From October 21-23, 2022, dance Immersion hosted the Legacy Series: Jazz Dance Symposium. On the first night we watched the extraordinary documentary entitled “Everything Remains Raw: A Historical Perspective on Hip Hop Dance” by E. Moncell Durden. The documentary was incredible and deeply informative on the different types of dances from African American and Latinx people that changed the dance landscape of the United States. The weekend program inspired many conversations including one among some colleagues led by Nicole Inica Hamilton of Turn Out Radio, about the room’s thoughts on the history of our dances, and the complexities of codification, regulation and syllabus notations.
Even the way in which we learn, consume and engage in dance keeps evolving. We have moved away from learning from our elders in the villages, our peers on the street corners, friends and strangers at the clubs, basement parties, sessions at the community centers, family bbqs. For many, these have been replaced by dance studio lessons and/or learning through social media platforms to engage and learn movement. We often heavily rely on dance studios or social media to engage and learn movement.
Over time certain dance styles have changed or disappeared into the abyss. When we first started this community conversation corner, we talked about the importance of preserving our cultures and our customs through dance, which inspired me to think about the concept of codification.
Could codification be the answer to keeping our dance styles alive in their purest forms?
Codification is described as the process of naming certain movements or steps and setting the physical technique of the latter (Keyes, 2018).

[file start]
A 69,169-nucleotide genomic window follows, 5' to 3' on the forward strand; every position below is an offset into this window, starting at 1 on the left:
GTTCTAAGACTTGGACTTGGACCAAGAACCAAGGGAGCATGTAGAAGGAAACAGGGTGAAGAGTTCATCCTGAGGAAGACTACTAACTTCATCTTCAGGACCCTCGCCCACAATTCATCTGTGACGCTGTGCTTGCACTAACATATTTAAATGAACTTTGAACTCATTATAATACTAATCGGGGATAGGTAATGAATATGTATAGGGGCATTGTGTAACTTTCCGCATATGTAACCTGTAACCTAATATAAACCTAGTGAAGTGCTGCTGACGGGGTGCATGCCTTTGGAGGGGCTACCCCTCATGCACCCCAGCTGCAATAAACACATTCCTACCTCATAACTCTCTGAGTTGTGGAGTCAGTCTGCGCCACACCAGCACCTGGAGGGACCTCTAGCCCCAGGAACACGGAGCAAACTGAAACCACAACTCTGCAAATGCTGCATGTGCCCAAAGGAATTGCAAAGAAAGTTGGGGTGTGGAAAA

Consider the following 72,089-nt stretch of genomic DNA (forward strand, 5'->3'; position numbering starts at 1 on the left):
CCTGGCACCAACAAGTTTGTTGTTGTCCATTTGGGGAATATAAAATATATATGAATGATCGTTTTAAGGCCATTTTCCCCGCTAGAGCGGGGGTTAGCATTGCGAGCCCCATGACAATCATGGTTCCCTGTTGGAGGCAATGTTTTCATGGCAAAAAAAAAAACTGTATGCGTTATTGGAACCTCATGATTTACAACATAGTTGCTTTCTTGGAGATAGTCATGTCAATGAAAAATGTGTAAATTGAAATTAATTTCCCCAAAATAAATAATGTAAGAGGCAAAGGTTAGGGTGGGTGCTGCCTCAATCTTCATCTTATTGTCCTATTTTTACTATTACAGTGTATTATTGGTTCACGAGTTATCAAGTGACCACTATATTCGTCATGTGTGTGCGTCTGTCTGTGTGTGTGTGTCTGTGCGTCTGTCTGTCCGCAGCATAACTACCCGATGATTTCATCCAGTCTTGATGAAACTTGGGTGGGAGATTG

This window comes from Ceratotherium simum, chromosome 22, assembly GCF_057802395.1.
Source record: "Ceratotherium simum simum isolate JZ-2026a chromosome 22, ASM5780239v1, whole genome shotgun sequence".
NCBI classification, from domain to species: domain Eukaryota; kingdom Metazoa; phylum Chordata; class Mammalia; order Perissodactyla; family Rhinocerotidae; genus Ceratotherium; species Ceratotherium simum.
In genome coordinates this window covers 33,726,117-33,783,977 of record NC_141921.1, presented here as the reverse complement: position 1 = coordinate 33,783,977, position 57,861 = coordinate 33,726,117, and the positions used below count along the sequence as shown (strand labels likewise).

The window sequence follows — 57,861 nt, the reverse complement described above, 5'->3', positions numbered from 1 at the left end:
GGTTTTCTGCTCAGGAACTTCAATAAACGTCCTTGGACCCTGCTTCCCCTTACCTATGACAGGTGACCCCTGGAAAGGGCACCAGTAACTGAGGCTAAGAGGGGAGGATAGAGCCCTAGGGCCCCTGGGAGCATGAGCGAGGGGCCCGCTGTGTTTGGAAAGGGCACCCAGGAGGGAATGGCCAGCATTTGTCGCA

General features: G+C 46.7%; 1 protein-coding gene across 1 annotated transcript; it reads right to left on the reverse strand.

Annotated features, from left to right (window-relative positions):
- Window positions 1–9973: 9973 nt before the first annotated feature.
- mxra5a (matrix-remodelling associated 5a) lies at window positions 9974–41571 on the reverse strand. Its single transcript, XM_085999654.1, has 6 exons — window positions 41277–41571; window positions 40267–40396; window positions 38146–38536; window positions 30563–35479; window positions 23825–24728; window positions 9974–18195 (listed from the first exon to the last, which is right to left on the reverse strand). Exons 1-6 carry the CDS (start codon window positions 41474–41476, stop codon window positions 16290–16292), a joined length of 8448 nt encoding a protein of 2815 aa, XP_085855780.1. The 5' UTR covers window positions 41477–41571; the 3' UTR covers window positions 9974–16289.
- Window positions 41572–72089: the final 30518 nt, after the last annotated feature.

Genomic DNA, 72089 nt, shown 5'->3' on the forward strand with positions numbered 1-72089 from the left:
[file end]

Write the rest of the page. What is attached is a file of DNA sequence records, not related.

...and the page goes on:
My understanding of this definition is that the dance form would stay in its original form, remain constant, and also that artists engaging in the dance form would know the names of the movements, their meaning and its history.
Although, in theory, this seems wonderful, I cannot help but wonder if this process is feasible or advisable when we refer to street or traditional styles.
Key questions include:
If a style derives from an individual’s self-expression, lifestyle, cultural or spiritual practice, can we codify it?
If we were to begin to codify certain dance forms, how would we go about ensuring their authenticity?
How do we ensure the individual still has the freedom to explore their natural body in movement?
How do we begin to codify a dance that has been modified throughout the years?
Can we codify some African Diasporic dances but not all?
Finally, what would be the process to begin coding?
In our upcoming November-December 2022 Instagram Live series – in partnership with Turn Out Radio, we will work with artists to explore these questions.
And please submit your own thoughts in the comments below. If you have thoughts that you would rather not share publicly, please email me at firstname.lastname@example.org.